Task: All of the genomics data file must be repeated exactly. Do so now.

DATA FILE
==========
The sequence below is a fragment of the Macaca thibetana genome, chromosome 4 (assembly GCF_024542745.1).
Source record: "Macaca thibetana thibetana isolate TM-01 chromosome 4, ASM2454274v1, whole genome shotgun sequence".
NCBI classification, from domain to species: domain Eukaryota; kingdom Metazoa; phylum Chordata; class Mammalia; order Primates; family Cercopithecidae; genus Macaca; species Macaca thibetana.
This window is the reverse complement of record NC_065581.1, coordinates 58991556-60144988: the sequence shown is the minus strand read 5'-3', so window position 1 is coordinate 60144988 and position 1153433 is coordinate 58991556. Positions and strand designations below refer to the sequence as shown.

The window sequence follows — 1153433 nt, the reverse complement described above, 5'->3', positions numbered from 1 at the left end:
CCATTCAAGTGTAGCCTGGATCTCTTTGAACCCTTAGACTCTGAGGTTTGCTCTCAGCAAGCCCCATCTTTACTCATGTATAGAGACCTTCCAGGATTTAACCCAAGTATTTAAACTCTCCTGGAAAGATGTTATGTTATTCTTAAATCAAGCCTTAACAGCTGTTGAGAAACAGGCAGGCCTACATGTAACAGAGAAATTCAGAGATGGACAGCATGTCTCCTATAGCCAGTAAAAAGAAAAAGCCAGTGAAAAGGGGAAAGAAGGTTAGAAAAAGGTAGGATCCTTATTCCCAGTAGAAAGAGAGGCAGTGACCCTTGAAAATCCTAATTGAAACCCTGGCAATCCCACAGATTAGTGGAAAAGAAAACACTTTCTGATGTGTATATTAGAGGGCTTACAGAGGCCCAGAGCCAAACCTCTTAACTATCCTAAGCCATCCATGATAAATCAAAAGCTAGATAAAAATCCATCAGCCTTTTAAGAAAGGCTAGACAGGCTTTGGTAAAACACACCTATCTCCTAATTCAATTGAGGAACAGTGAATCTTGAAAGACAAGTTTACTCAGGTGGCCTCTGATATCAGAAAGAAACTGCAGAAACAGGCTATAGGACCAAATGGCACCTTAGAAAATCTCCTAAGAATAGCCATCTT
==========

The sequence below is a fragment of the Macaca thibetana genome, chromosome 4 (assembly GCF_024542745.1).
Source record: "Macaca thibetana thibetana isolate TM-01 chromosome 4, ASM2454274v1, whole genome shotgun sequence".
NCBI classification, from domain to species: domain Eukaryota; kingdom Metazoa; phylum Chordata; class Mammalia; order Primates; family Cercopithecidae; genus Macaca; species Macaca thibetana.
This window is the reverse complement of record NC_065581.1, coordinates 58991556-60144988: the sequence shown is the minus strand read 5'-3', so window position 1 is coordinate 60144988 and position 1153433 is coordinate 58991556. Positions and strand designations below refer to the sequence as shown.

The window sequence follows — 1153433 nt, the reverse complement described above, 5'->3', positions numbered from 1 at the left end:
CCATTCAAGTGTAGCCTGGATCTCTTTGAACCCTTAGACTCTGAGGTTTGCTCTCAGCAAGCCCCATCTTTACTCATGTATAGAGACCTTCCAGGATTTAACCCAAGTATTTAAACTCTCCTGGAAAGATGTTATGTTATTCTTAAATCAAGCCTTAACAGCTGTTGAGAAACAGGCAGGCCTACATGTAACAGAGAAATTCAGAGATGGACAGCATGTCTCCTATAGCCAGTAAAAAGAAAAAGCCAGTGAAAAGGGGAAAGAAGGTTAGAAAAAGGTAGGATCCTTATTCCCAGTAGAAAGAGAGGCAGTGACCCTTGAAAATCCTAATTGAAACCCTGGCAATCCCACAGATTAGTGGAAAAGAAAACACTTTCTGATGTGTATATTAGAGGGCTTACAGAGGCCCAGAGCCAAACCTCTTAACTATCCTAAGCCATCCATGATAAATCAAAAGCTAGATAAAAATCCATCAGCCTTTTAAGAAAGGCTAGACAGGCTTTGGTAAAACACACCTATCTCCTAATTCAATTGAGGAACAGTGAATCTTGAAAGACAAGTTTACTCAGGTGGCCTCTGATATCAGAAAGAAACTGCAGAAACAGGCTATAGGACCAAATGGCACCTTAGAAAATCTCCTAAGAATAGCCATCTT